Community Matters: An ideal land use compromise
It’s common for people living nearby vacant property zoned for future housing development to raise their voices in opposition when a building project is proposed. It’s quite natural for residents to want their neighborhood to remain just the way it was when they first arrived.
Even well-planned developments will usually increase traffic and noise while lessening precious open space. So, people object. This very familiar Not in My Backyard (NIMBY) syndrome has played a very major role in Petaluma city politics and land use planning decisions for the last few decades.
There are also many times when legitimate public input is welcome and wholly beneficial to identify and mitigate unforeseen project impacts on neighbors and nature.
Partly in response to public disputes over proposed housing and commercial developments in Petaluma, two camps of elected officials have emerged. One is characterized by a willingness to accommodate a new development provided it aligns with the city’s strict zoning codes and related policies. The second group tends to share an innate aversion to development of any kind—often despite concessions from developers genuinely seeking to make a project fully compliant--and can always find a reason to reject it.
For the first group, compromise is sometimes worth pursuing. For the second group, compromise is generally anathema.
One housing development project that’s undergone an unprecedented 18 years of passionate public debate and extensive redesigns is about to test the Petaluma City Council’s willingness to adopt a reasonable compromise gift-wrapped by a local citizens group. This should be easy given that the project’s current iteration offers enormous and overriding community benefits.
Still, stubborn opposition to building any housing on the site continues and nothing is certain.
The property in question is the 58-acre Scott Ranch off D Street near Helen Putnam Park that was zoned to allow up to 110 houses when it was purchased by Walnut Creek developer Davidon Homes in 2003. When Davidon proposed building a 93-home subdivision the following year, neighbors protested citing unacceptable traffic increases, the potential harm to Kelly Creek and the natural habitat of the threatened California red-legged frog as well as poor drainage and flooding issues.
Among the neighborhood opponents was Greg Colvin, a local attorney who joined the steering committee for a group that had quickly formed to protest the development.
Over the course of 13 years, Colvin and fellow project opponents were successful in convincing city officials to reject the original project as well as a scaled-back 66-lot version.
Immediately following the city’s 2017 veto of the smaller project, Colvin saw an opportunity to forge a unique land use compromise that could benefit the entire community. He spearheaded the formation of the Kelly Creek Protection Project and began negotiating directly with Davidon on a deal aimed at securing a very large piece of land to expand the adjoining Helen Putnam Park while significantly reducing the housing project’s size.
Colvin and his associates pursued two purchase-and-sale options. The first assumed the group could raise $4.1 million in community donations to buy down much of the land’s development potential and thereby permanently protect the 44 most sensitive acres. Just 28 homes would be built on the remaining acreage, the fewest units allowed under the city’s zoning law. The second option was far more ambitious: If KCPP could raise $11 million, they would purchase the entire 58 acres and conserve it as parkland.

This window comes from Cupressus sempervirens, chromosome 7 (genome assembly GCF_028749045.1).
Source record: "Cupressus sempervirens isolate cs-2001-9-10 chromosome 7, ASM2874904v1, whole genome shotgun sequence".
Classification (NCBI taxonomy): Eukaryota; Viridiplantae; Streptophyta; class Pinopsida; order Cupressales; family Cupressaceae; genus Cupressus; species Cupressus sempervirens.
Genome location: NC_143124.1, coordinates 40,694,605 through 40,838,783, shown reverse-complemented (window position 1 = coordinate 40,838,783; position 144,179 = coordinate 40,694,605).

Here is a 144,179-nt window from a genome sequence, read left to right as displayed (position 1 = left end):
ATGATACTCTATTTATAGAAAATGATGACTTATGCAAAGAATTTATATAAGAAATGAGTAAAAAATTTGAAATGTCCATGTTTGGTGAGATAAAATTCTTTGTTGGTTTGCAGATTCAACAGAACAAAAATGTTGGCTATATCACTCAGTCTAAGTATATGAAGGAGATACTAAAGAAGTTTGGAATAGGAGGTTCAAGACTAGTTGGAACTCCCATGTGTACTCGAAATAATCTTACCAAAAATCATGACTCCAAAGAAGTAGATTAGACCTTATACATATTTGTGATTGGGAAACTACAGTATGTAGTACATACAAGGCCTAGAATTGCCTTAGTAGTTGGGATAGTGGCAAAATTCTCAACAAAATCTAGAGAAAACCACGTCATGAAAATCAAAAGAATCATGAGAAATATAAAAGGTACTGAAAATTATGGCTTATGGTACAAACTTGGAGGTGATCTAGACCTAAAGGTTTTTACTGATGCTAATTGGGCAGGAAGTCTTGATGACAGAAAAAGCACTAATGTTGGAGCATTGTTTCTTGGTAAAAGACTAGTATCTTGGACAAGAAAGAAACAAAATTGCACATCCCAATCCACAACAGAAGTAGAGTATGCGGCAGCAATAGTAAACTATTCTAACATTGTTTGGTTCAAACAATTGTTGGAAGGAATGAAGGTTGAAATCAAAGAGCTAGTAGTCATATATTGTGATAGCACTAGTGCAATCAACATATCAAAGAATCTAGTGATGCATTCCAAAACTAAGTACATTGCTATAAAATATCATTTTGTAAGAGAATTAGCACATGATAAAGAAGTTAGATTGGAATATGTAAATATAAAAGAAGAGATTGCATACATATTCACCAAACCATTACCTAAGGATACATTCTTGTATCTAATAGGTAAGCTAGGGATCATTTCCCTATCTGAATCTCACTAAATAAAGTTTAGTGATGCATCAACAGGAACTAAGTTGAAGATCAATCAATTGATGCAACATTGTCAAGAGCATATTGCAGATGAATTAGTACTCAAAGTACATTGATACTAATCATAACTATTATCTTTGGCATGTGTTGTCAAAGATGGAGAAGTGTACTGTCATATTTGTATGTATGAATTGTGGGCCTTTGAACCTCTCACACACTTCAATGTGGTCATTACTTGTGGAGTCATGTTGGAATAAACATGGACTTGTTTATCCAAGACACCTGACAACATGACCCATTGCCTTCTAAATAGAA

By December of 2018, KCPP had successfully raised the required $4.1 million from hundreds of local donors which included a $1 million matching grant from Sonoma County’s Agriculture and Open Space District. An agreement was signed to proceed with the park expansion and small home subdivision pending successful city approval of site plans and environmental impact reviews.
In subsequent meetings, Davidon agreed to further reduce the home and lot sizes, limiting the total housing footprint to just 6.4 acres and adding an additional 5 acres of private open space. All homes would feature solar panels, electric vehicle chargers and tankless water heaters to lessen energy use.
The final project iteration, sensibly approved by the city’s planning commission in August, would permanently protect nearly 90% of the property with a total of 47 acres dedicated to expanding Helen Putnam Park and creating a gateway on D Street that will make the park more easily accessible to all Petalumans.
The project includes new bicycle lanes and multi-use pathways, as well as a traffic circle and crosswalks on D Street to slow traffic speeds and increase safety for cyclists and pedestrians.
Die-hard project opponents, meanwhile, are continuing to promote a policy of “zero homes” on the land and some council members are sympathetic to such pleas.
But because the property is zoned for residential development, any attempt to officially disallow any housing on the parcel would surely trigger a lawsuit against the city for having unconstitutionally denied the property owner its right to earn a reasonable economic return on the investment.
A rejection of the revised housing proposal would, of course, also jettison any park expansion plans.
It’s unknown exactly when a hearing will be scheduled to decide the project’s fate. But when it occurs, city leaders should at least recognize the considerable work of Greg Colvin and the members of the Kelly Creek Protection Project for serving up an ideal land use compromise with the potential to greatly benefit the Petaluma community.
(John Burns is a former publisher of the Petaluma Argus-Courier. He can be reached at firstname.lastname@example.org)